We are truly climbing at a steep incline towards instant communication and artificial intelligence in the purest sense of the word. Software has been playing catchup with hardware since the 1970s and now, with the digitization of the world and even the universe, we have the challenges of data science that has amazing scale in hardware at its beck and call. If you are amazed by Alpha Go and Watson and Autonomous Vehicles, you ain’t seen nothing yet! Work, Progress and Prosperity with brilliant technologies is the promise of Brynjolfsson and McAfee.

What this second machine age has also done is warn us that the immense and unbridled power of the digital machines will also create difficult social problems such as inequity in access to technology, the perverse use of technology to spread fake news, and ability of technologies to influence traditional democracies. Cathy O’Neil calls these the weapons of math destruction, and Yuval Harari writes[3] “Once big data systems know me better than I know myself, authority will shift from humans to algorithms. Big data could then empower Big Brother.” So in this narrative, George Orwell’s 1984 was perhaps misinterpreted as a warning about socialist authoritarianism while in fact the benevolent internet actually brought Big Brother to life.

Towards a Quantified Science:

Molecular biology, as I stated earlier, saw its birth in the immediate post WWII period (1940s and 1950s) with use of better instruments and measurement techniques to help scientists understand biology at the level of the cell’s hardware – the DNA, RNA and the protein building blocks of all living things. It led to understanding disease at a molecular scale. Early developments in biotechnology and the birth of biopharma essentially built on this understanding.

There is yet another exponential technology law that we will all learn to be awestruck by in the years to come, as it drives a different set of science fiction scenarios to reality: the law of the cost (and speed) of genome sequencing – sometimes referred to as Flatley’s Law, as a counterpart to Moore’s Law. The start date for genomics is 1984, when Applied Biosystems commercialized the sequencing technology first proposed by Fred Sanger in 1977. From 1984 to 2007 (around 24 years) we had sequencing costs go down at the rate of Moore’s law. So Fred Sanger helped us get about 216 of the way. After 2008, we have the advent of Shankar Balasubramanian’s Solexa NGS (Next Generation Sequencing) technology, which has sped up the clock. So 2008 to 2016 has got us from 216 to 232, and voilà we are in the second half of the proverbial chessboard.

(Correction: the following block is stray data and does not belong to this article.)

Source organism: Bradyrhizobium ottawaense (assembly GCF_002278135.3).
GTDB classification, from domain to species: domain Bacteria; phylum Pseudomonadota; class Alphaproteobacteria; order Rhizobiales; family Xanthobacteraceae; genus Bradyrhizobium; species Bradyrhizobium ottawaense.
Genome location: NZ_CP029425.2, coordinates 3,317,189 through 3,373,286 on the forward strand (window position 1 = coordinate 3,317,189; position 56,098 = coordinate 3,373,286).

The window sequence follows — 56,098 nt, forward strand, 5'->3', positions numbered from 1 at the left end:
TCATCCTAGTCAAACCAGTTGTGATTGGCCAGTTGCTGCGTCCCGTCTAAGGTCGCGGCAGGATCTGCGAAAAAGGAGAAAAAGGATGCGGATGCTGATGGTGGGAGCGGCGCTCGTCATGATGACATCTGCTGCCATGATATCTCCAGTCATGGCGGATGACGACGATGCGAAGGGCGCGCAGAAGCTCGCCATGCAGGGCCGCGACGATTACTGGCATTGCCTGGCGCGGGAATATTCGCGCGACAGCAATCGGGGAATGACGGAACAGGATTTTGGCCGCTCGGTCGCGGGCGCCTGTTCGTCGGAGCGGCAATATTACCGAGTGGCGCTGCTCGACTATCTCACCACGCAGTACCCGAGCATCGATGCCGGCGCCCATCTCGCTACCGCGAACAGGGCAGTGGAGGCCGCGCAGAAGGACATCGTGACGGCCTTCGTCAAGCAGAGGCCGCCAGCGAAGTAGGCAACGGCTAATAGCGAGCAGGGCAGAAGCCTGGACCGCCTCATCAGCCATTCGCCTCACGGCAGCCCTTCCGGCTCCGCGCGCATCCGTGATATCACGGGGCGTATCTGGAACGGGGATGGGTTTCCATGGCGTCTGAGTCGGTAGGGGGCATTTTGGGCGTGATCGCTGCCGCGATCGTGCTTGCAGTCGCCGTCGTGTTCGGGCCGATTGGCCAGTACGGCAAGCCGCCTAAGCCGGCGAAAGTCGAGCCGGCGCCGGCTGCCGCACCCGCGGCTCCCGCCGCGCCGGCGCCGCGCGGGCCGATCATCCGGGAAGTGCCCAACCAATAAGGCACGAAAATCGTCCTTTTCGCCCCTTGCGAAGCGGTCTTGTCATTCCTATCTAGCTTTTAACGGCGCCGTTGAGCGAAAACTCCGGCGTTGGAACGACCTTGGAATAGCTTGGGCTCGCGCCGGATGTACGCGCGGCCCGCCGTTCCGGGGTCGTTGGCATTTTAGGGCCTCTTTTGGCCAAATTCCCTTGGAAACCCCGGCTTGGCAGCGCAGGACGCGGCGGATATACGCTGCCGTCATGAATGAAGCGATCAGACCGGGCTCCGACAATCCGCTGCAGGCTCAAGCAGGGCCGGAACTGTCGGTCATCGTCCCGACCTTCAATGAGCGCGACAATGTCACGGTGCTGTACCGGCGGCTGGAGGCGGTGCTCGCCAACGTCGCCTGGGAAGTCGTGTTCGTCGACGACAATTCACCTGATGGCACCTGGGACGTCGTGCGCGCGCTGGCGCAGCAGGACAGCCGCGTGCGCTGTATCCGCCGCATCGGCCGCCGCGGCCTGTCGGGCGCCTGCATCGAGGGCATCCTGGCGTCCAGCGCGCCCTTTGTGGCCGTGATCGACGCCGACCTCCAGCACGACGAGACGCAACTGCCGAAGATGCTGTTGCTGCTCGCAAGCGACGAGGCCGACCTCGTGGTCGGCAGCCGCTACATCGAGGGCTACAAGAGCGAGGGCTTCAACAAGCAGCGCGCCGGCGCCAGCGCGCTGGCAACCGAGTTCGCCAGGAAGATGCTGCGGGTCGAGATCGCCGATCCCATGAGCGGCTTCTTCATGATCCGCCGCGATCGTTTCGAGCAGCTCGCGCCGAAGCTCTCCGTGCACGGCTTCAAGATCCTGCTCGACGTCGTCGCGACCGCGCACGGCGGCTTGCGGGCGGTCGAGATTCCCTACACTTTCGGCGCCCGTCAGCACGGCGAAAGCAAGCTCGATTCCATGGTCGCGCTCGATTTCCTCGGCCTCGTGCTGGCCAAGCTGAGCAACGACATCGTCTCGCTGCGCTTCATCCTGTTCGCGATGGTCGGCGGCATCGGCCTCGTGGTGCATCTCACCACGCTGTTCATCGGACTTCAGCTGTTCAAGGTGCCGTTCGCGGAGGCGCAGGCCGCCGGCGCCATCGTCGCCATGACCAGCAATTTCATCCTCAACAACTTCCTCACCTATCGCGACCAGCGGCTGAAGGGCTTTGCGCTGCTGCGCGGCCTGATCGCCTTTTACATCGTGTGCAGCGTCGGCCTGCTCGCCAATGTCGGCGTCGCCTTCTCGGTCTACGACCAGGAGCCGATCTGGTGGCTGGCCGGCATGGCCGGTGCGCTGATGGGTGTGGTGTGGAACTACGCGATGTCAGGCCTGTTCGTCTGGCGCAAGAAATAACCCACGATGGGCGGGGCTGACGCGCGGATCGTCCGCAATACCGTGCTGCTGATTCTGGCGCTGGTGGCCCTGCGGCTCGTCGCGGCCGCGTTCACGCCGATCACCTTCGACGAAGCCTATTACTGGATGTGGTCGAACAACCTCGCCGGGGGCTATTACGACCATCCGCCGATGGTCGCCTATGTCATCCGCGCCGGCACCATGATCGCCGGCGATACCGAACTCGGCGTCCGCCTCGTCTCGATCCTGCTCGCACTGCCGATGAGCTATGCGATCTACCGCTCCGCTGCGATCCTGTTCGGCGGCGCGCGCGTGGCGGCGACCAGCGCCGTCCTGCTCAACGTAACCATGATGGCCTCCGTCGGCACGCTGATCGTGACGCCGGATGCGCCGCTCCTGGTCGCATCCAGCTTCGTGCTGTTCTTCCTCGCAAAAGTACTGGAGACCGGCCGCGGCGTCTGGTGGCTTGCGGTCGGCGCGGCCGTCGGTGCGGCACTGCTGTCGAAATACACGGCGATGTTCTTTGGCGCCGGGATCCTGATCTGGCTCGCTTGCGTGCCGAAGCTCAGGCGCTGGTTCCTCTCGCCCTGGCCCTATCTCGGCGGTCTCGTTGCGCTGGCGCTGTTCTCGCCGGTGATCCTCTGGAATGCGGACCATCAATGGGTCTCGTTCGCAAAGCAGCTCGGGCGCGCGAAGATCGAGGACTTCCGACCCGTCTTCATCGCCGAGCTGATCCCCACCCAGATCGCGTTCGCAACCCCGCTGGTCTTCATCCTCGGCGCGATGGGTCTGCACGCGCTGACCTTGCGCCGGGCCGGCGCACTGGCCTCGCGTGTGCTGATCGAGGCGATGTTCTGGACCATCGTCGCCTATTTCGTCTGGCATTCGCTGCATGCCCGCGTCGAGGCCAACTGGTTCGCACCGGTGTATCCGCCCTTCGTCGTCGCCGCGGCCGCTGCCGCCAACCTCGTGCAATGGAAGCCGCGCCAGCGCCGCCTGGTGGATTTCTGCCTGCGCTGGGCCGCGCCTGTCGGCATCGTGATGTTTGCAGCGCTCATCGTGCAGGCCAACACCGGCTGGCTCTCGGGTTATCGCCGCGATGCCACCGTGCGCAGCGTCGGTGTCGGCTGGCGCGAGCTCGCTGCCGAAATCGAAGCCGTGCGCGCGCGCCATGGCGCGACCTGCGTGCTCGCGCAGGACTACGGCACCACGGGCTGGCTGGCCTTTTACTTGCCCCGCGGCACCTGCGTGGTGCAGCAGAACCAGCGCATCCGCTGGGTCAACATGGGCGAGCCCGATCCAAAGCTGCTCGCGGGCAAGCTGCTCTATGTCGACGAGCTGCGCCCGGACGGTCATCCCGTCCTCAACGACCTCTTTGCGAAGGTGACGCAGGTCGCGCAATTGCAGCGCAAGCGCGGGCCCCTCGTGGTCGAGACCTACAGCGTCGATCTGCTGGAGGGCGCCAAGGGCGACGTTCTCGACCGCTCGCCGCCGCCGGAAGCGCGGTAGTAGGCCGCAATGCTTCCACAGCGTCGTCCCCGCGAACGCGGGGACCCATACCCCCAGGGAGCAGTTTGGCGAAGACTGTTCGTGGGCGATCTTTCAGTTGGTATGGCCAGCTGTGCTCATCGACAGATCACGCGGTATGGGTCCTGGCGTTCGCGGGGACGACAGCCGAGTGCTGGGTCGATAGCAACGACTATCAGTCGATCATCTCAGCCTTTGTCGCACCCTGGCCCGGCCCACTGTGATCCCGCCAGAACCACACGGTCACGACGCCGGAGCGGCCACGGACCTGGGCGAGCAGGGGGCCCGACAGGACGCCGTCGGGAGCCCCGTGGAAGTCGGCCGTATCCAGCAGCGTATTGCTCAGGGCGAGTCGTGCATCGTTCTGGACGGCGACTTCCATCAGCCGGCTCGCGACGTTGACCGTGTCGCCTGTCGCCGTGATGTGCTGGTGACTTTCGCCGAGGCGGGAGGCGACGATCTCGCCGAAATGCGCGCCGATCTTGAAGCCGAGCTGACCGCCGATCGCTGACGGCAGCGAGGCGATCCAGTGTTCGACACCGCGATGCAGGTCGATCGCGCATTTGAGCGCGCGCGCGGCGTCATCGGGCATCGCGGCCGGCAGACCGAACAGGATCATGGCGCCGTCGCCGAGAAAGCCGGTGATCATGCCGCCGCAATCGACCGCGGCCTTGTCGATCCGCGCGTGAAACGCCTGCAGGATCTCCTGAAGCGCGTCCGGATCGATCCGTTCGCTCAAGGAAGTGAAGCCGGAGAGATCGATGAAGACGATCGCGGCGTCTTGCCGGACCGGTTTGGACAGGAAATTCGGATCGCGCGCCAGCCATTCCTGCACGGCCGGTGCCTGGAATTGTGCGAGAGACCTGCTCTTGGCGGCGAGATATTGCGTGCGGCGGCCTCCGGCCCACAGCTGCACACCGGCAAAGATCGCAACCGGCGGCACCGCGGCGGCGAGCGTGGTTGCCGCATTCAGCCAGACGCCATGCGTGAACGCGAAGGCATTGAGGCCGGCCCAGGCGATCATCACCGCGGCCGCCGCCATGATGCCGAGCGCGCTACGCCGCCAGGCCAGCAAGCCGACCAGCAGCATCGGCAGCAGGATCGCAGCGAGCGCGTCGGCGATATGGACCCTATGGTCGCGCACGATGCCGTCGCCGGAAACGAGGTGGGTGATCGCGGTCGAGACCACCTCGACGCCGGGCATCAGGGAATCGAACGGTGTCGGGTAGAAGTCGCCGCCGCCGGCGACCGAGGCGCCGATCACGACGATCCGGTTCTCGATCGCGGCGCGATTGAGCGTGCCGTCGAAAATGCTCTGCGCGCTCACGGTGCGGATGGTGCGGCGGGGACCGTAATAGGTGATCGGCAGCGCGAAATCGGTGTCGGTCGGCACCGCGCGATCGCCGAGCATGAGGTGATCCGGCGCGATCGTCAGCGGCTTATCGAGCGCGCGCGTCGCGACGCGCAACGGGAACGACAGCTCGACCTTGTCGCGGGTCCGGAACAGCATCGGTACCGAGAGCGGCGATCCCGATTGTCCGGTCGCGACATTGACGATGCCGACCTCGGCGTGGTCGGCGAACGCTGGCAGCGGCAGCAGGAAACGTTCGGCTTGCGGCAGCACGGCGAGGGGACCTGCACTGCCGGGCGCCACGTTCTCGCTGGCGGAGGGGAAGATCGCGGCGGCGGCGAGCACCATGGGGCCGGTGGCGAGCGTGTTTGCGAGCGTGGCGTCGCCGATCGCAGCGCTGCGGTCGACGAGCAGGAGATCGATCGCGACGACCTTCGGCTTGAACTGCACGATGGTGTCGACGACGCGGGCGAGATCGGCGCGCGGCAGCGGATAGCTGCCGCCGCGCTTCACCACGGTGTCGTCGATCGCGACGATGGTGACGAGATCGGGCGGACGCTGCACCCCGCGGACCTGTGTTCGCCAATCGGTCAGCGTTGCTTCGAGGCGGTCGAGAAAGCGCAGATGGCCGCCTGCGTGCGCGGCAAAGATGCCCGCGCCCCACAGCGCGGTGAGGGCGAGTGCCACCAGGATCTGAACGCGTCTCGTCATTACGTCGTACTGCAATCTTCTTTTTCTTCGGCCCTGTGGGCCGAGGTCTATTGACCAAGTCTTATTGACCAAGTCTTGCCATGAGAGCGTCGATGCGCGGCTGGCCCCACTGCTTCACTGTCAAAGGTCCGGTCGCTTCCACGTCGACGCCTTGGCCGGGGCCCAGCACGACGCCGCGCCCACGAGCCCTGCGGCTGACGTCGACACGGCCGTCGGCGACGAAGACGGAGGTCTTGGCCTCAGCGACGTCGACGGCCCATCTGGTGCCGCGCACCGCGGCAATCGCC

And this excitement about genomics is really just the tip of the proverbial iceberg. The next wave of the Genomics Revolution comes from our ability to write on genomes i.e., to edit[4] and modify them. This will have enormous impact because we will be able to do this for plant genomes, for animals, for improving sustainability of the planet, for the eradication of serious pandemics, and industrial applications with engineered microbes. The Financial Times in March 2018, named CRISPR as the “greatest discovery since Darwin” and Prof Jennifer Doudna, our recent Nobel laureate and a pioneer in gene editing, calls this “A Crack in Creation.” A recent reputable private equity report on the revolution in genomic medicine using gene therapies and genome editing estimates the total addressable market at USD 4.8 trillion just in the Western markets.

Genomics, the software of biology, in combination with the advances in molecular biology has positioned biology now to progress as a quantified science that can have great synergies with engineering – materials research, micro and nano technologies that will drive a huge adoption of biotechnology in improving the human condition in health, food and energy security, and environmental sustainability. If so, this will certainly be the century of the life sciences and the foundation of Industry 5.0.

President Emerita Susan Hockfield, the first woman and biologist to serve as MIT’s President from 2004-2012, has called this the emergence of the “Age of Living Machines” that biology + engineering are starting to create. The new avatars of bio-engineering that might be called BioSystems Science and Engineering that have taken shape under her leadership are lyrically described in the book as case studies of breakthroughs by extraordinary researchers at MIT on living machines ranging from virus based batteries, protein based water filters, cancer detecting nanoparticles, computer-engineered crops and cognitive bionic limbs. Dr Hockfield concludes that her hope for a better future rests with as much confidence on the next generation as on the technologies themselves[5].

But since I raised the issues of unbridled technologies in the context of digital machines, we do need to be even more alert about the impact of living machines. Francis Fukuyama was troubled by this even twenty years back, when the human genome project was successful – he wrote in 2002[6] “Biotechnology presents us with a special moral dilemma, because any reservations we may have about progress need to be tempered with a recognition of its undisputed promise….Hanging over the entire field of Genetics has been the specter of Eugenics – that is the deliberate breeding of people for certain selected heritable traits”. The challenges created by the renegade scientist He Jianqui at Shenzhen with gene edited and implanted embryos has reinforced this specter. Even Professor Jennifer Doudna was haunted by a dream in which Adolf Hitler appeared, holding a pen and paper, requesting a copy of the CRISPR recipe. What horrible purpose could the nightmare Hitler have had in mind?